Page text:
6
VERSES ON THE EXPEDITION TO CADIZ.
« There was a crow sat on a stone,
He flew away—and there was none !
There was a man that ran a race,
When he ran fast he ran apace!
There was a maid that ate an apple,
When she ate two—she ate a couple !
There was an ape sat on a tree,
When he fell down-then down fell he !
There was a fleet that went to Spain,
When it returned—it came again!""

(Curiosities of Literature, iii. 445.) + The Duke of Buckingham is said to have been making preparations for succouring Rochelle, when he was assassinated by Felton, (Clarendon, i, 49.) All thoughts, however, of affording aid to the protestants were abandoned after his death ; (i. 80 ;) and in 1641, the parliament, in their“ Remonstrance,” reproached the king with “ the loss of Rochelle, by first suppressing their fleet with his own royal ships, by which the protestant religion in France infinitely suffered.” (ii. 50.) This is afterwards alluded to by the historian as one of the causes that led the Huguenots to side with the parliament against the court. (iii. 363.) If we may give credit to Gerbier, a foreign tool of the duke's, there was at one time a real intention, at least on Buckingham's part, to relieve the Rochellois. See his relation in D’Israeli, (Curiosities of Literature, iii. 477, sqq.) who adds an epitaph on the duke, which contains as much truth as bitterness :

“ If idle trav’llers ask, who liech here,

Let the duke's tomb this for inscription bear :
Paint Cales and Rhé, make French and Spanish laugh,
Mix England's shame and there's his epitaph.”

For our religion, where was there a more ignorant, profane, and vicious clergy, learned in nothing but the antiquity of their pride, their covetousness, and superstition ? + whose unsincere and leavenous doctrine, corrupting the people, first taught them looseness, then bondage ; loosening them from all sound knowledge and strictness of life, the more to fit them for the bondage of tyranny and superstition. So that what was left us for other nations not to pity, rather than admire or envy, all those seventeen years, no wise man could see. For wealth and plenty in a land where justice reigns not is no argument of a flourishing state, but of a nearness rather to ruin or commotion.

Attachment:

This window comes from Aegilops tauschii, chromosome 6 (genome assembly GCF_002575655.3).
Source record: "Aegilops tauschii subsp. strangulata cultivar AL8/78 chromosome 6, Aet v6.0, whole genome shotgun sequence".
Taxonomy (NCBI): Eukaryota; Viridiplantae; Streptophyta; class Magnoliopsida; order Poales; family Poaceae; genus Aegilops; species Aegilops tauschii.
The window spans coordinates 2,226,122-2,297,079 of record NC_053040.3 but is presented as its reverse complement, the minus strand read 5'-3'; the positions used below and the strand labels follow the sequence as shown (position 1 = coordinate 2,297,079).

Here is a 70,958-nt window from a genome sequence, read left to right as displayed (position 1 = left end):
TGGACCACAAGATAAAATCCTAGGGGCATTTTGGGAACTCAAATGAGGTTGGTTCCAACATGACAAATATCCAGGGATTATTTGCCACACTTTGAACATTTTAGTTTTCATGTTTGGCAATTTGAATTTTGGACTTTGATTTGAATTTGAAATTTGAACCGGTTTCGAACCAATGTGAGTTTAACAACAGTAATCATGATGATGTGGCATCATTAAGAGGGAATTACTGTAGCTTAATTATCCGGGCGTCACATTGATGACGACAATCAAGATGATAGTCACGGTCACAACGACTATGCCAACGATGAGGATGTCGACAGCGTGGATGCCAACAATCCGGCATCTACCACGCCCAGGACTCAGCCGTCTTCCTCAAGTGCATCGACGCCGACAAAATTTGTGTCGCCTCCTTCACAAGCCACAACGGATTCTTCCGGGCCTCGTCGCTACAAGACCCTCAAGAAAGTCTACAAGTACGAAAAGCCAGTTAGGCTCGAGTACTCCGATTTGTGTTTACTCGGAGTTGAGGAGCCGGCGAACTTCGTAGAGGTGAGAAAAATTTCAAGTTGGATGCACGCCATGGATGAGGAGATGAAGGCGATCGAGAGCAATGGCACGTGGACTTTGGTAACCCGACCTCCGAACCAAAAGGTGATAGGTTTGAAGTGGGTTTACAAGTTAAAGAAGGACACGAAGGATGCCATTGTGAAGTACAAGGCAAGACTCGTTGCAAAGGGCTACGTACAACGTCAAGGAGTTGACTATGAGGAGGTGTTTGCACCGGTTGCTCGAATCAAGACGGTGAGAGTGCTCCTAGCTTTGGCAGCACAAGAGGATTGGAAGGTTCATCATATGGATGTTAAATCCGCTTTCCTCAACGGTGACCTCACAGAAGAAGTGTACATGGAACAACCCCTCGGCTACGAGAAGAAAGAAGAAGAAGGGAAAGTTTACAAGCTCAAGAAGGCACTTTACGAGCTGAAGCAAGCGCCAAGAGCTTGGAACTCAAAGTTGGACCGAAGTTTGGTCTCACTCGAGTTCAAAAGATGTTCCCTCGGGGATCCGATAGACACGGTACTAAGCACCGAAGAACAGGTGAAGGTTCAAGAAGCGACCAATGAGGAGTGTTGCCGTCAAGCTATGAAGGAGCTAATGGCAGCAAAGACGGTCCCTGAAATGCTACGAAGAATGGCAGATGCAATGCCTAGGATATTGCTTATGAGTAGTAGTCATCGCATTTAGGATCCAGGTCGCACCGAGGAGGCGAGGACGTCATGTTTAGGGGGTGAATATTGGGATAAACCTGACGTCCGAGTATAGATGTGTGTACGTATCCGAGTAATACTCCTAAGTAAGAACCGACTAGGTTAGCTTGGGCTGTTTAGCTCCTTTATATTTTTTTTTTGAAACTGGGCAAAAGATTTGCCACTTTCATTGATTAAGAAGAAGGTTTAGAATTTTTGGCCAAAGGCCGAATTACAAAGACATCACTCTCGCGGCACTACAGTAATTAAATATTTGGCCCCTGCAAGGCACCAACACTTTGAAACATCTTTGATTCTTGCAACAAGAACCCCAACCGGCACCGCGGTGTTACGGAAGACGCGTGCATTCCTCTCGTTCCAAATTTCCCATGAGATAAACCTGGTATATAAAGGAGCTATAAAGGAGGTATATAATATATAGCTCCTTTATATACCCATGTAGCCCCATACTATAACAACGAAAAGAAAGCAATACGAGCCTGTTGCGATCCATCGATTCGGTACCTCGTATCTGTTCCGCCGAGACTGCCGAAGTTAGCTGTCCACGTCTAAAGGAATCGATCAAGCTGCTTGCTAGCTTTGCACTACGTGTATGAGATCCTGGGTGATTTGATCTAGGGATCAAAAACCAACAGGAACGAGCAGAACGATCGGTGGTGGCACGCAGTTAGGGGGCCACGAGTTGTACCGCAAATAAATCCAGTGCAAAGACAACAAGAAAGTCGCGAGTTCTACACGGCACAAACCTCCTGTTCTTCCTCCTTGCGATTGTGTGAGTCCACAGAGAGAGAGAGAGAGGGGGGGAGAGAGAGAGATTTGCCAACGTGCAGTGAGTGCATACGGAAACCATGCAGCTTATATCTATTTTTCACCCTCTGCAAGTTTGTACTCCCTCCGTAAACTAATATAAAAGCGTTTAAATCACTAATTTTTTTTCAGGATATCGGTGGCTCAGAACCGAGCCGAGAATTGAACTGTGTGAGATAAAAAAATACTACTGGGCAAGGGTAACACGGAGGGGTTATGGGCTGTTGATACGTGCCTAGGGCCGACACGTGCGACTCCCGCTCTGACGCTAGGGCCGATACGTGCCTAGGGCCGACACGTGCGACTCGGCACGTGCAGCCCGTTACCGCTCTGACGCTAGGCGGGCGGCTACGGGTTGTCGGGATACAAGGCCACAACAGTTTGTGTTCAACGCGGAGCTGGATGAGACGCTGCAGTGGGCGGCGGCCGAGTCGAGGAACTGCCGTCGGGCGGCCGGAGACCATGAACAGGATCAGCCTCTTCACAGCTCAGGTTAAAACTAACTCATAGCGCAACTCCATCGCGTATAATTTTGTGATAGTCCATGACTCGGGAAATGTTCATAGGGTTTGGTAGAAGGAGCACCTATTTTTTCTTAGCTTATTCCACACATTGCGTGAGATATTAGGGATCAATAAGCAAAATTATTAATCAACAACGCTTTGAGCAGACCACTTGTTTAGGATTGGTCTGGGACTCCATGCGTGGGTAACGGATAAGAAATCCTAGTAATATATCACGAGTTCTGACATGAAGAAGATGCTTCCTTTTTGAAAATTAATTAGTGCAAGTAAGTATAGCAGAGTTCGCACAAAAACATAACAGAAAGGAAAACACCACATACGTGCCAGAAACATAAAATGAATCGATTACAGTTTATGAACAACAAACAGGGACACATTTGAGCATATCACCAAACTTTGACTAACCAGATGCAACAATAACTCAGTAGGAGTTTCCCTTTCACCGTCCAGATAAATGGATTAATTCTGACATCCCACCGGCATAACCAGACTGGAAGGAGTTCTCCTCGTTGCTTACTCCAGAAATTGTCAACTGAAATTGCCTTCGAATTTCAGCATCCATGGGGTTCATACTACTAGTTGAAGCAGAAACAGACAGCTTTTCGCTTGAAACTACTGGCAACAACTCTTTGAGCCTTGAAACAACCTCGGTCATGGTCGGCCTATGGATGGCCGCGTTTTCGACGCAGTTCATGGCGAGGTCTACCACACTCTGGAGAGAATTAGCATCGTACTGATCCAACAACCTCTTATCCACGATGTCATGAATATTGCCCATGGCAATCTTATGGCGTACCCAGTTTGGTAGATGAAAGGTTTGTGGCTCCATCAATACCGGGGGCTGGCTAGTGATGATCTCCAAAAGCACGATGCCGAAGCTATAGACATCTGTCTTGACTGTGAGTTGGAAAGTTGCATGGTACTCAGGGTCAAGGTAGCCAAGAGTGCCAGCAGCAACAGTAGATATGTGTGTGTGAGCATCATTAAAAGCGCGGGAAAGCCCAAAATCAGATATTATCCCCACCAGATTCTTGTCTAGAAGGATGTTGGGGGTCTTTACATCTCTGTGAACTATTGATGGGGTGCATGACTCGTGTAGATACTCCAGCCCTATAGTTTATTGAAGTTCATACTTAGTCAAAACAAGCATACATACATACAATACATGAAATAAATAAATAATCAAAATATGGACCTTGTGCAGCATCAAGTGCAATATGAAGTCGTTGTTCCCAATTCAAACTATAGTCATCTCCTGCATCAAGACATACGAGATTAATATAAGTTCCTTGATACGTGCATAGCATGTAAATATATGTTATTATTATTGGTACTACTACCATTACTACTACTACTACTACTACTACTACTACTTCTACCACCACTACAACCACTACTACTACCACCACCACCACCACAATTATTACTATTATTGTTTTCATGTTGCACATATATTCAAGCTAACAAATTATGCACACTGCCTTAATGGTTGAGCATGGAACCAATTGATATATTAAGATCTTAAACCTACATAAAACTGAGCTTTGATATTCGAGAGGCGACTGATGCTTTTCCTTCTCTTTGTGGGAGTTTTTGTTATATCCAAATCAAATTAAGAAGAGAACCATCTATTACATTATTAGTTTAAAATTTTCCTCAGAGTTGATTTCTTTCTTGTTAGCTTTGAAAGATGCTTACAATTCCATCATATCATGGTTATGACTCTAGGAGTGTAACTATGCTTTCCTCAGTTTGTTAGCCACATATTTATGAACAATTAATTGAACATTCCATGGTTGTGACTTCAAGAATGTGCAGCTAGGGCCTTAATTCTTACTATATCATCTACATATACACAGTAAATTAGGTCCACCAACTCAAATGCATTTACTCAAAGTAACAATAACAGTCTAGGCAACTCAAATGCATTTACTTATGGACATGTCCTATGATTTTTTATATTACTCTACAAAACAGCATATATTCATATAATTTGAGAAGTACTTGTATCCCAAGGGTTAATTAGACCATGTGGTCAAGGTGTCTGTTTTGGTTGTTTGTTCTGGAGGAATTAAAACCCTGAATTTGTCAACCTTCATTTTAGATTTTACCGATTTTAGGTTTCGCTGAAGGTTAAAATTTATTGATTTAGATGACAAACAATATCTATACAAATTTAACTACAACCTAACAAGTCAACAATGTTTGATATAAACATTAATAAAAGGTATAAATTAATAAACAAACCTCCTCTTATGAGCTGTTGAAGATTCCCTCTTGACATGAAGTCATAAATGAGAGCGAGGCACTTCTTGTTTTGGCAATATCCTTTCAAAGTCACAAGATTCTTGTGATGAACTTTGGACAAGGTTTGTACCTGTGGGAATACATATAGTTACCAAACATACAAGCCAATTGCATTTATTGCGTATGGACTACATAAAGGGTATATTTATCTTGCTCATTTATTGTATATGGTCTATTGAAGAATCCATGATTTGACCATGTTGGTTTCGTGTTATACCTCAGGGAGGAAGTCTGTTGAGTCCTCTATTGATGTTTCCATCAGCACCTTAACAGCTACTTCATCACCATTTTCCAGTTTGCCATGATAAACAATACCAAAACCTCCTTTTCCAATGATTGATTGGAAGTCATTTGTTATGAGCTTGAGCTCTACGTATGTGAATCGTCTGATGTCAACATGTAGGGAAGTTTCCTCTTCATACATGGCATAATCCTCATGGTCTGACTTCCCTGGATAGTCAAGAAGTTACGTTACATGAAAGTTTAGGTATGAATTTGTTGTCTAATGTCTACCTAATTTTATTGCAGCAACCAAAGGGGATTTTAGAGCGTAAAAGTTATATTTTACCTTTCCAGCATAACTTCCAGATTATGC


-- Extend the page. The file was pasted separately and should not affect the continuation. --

These were not "some miscarriages" only of government, “which might escape,” but a universal distemper, and reducement of law to arbitrary power; not through the evil counsels of“ some men,” but through the constant course and practice of all that were in highest favour: whose worst actions frequently avowing he took upon himself; and what faults did not yet seem in public to be originally his, such care he took by professing and proclaming openly, as made them all at

* This expedition against the island of Rhé is described by Clarendon as more unsuccessful and unfortunate than that of Cadiz. (History, &c. i. 6.) -En.

+ Clarendon, though he makes a general eulogium on the order, admits that the clergy about Whitehall were occasionally guilty of much “indiscretion and folly ;" but is angry that one bad sermon should be more taken notice of than a hundred others, remarkable for their wisdom and sobriety. (i. 136.) Upon this Warburton justly remarks, that there was good reason for the distinction, “ because that one sermon was supported, cried up, and adopted by the court, while the hundred were neglected and discountenanced.” (vii. 518.)